When a hungry son circles Wendy...

I CAME across an article in a magazine the other day called, ‘ Feeding teenage boys’.

I quickly zeroed in on the wording thinking it might give me some helpful hints on how to fill up the forever-hungry bottomless pit that wanders around my kitchen masquerading as my son. Imagine my level of disappointment when in the first three lines of the text the words ‘salad’ and ‘teenager’s lunchbox’ were mentioned. This was obviously going to be a work of fiction.

No doubt the dietician who penned this article did it with the noblest of intentions but it has to be said the Brothers Grimm wrote more believable stuff.

Paragraph two started: ‘Make one large batch of undressed coleslaw at the beginning of the week to save you time’. Time for what? To throw it out again at the end of the week?

There is more than one fatal flaw with that sentence, not the least of which being you never under any circumstances feed a teenage boy cabbage. They already have enough natural gas swirling around in their systems capable of giving the dog a run for his money so you certainly don’t need to be adding fuel to that fire by stoking it with a highly flammable material like raw cabbage.

Her next little tip was, ‘Using the appropriate attachment on the food processor, finely shred carrot and a couple of sticks of celery’. Again, obvious signs this article was written by a complete amateur or at the very least someone who has never given birth. Anyone who owns both a teenage son and a food processor knows that the teenager will already have used the appliance for a science experiment back in Year 7 and the appropriate attachments, which were used inappropriately, now no longer work. My poor old food processor only has two options left – on or off – so shredding is no longer a choice in my kitchen.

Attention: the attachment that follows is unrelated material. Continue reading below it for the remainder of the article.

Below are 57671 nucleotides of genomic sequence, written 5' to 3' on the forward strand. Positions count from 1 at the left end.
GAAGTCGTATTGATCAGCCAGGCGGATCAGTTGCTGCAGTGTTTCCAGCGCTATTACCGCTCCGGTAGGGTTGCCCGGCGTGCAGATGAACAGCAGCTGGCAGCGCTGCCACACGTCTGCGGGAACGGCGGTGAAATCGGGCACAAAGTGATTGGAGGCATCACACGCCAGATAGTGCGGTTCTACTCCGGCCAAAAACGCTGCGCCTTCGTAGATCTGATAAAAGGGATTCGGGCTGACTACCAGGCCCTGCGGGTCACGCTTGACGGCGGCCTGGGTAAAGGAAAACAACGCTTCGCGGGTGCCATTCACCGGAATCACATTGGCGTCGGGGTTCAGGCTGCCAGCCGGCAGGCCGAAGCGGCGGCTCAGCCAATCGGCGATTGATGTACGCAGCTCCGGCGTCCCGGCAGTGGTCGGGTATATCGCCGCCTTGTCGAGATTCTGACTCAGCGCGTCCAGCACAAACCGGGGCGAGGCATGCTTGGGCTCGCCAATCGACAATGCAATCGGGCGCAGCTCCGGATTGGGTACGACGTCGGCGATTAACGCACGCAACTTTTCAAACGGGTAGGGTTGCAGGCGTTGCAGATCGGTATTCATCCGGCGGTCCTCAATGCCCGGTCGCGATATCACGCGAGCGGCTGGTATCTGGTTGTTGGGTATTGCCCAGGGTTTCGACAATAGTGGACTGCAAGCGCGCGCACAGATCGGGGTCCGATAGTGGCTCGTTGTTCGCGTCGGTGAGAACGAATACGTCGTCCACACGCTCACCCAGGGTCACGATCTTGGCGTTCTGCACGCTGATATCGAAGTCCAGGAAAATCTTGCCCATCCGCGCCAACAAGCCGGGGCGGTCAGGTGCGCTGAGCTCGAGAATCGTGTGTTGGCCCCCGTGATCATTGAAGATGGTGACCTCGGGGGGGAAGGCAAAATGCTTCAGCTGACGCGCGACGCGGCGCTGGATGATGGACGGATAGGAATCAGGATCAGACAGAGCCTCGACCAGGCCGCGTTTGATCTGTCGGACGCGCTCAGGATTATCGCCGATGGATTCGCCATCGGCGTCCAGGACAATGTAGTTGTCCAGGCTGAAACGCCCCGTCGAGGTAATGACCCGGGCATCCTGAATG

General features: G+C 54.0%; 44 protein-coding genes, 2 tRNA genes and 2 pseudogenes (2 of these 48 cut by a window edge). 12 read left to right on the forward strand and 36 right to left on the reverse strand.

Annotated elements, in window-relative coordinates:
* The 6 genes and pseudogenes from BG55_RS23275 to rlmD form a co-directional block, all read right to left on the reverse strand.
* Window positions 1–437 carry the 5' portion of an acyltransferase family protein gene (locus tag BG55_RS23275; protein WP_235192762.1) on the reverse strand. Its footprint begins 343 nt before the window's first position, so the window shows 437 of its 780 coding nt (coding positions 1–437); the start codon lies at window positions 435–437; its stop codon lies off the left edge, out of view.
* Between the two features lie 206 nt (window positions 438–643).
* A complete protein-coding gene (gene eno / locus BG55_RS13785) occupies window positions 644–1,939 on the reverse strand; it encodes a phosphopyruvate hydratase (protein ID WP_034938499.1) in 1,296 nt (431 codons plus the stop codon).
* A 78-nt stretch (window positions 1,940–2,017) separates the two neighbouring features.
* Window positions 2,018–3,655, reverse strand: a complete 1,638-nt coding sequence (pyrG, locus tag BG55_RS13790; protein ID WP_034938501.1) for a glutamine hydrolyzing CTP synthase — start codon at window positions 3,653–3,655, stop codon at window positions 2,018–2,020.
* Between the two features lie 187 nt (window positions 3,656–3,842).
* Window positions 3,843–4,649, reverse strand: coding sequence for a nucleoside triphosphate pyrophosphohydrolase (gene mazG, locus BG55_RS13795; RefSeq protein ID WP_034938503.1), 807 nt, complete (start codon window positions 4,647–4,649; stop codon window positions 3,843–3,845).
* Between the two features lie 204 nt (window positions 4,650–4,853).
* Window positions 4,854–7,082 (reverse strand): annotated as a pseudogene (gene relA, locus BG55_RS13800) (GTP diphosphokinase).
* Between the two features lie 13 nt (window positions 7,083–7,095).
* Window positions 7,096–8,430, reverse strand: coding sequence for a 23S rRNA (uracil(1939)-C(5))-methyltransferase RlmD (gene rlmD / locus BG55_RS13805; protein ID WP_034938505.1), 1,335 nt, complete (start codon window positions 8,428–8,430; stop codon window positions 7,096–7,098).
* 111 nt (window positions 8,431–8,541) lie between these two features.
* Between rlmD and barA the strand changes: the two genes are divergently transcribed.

Moving on. The next paragraph was devoted to eggs and mayonnaise and what a ‘delightful addition they make to a teenager’s lunch box’. Oh really? Have you ever opened a lunch box crammed with egg sandwiches that was left in a school back pack for an entire morning without refrigeration? It’s anything but delightful. Try opening it after three long hot summer days and you’ll be struggling with your gag reflex and reaching for the scuba gear just to take it out to the bin. And you can forget about ever using that lunch box again. Just like stretch marks, smelly Tupperware is forever.

Her final foodie suggestions included, ‘The easiest, quickest and smartest snack has to be fruit and the more you add to the lunchbox, the more that gets eaten – give your teen options in the lunchbox and the less likely they will be to crave sweets or buy a bag of chips’.

In what universe? In the real world teenagers can be counted on to do three things without fail – drive their parents nuts, pick at their pimples and to eat chips, fruit just doesn’t come into that equation. Just ask schoolteachers about fruit, they’ll tell you what really happens to it – if it’s not used as some sort of missile it’s left to ferment in the bottom of the schoolyard bins.

I kept reading to the end of the article hopeful the writer may still be able to give me some useful advice, although I know the only way my eldest is ever grabbing fruit as a snack is when it comes in a box and has the word ‘Loops’ after it.

But all hope was surely lost when I read the sentence, ‘Use your Sunday roast leftovers and put them in a sandwich for your teenager’s school lunch’.

Leftovers? Who is she kidding? I have a teenage son who is in a perpetual state of ‘starving’. Where on earth am I going to get leftovers?

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